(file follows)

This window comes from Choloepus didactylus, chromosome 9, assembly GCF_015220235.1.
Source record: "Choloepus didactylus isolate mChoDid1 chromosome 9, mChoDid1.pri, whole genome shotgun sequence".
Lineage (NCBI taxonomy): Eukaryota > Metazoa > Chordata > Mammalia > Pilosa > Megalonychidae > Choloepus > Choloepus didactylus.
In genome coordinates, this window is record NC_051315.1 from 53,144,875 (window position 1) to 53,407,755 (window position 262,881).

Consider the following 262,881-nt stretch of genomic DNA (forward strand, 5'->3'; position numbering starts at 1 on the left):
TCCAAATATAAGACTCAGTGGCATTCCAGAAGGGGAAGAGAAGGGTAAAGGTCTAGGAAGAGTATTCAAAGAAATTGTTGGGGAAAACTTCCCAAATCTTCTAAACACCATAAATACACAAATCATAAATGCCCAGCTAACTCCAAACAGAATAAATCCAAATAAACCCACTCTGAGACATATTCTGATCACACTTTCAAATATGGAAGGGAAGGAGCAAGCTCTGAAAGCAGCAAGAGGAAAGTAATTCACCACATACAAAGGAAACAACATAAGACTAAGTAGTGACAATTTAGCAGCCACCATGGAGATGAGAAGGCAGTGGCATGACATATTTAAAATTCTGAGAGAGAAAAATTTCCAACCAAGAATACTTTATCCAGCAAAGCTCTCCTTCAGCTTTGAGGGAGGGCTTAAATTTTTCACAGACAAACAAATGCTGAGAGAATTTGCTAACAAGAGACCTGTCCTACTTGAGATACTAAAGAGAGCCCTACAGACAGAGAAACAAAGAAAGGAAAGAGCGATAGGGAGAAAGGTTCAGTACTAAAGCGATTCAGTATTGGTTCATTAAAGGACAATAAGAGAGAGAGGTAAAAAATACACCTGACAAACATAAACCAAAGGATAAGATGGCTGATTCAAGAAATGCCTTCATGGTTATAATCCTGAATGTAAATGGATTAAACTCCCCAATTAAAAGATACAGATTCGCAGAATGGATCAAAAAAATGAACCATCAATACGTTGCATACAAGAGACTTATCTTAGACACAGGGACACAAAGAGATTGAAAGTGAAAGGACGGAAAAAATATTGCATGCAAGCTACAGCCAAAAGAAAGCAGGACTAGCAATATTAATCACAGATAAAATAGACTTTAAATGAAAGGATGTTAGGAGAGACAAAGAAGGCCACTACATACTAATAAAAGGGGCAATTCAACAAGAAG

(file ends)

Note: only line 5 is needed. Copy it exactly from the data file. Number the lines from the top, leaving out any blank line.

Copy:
Consider the following 262,881-nt stretch of genomic DNA (forward strand, 5'->3'; position numbering starts at 1 on the left):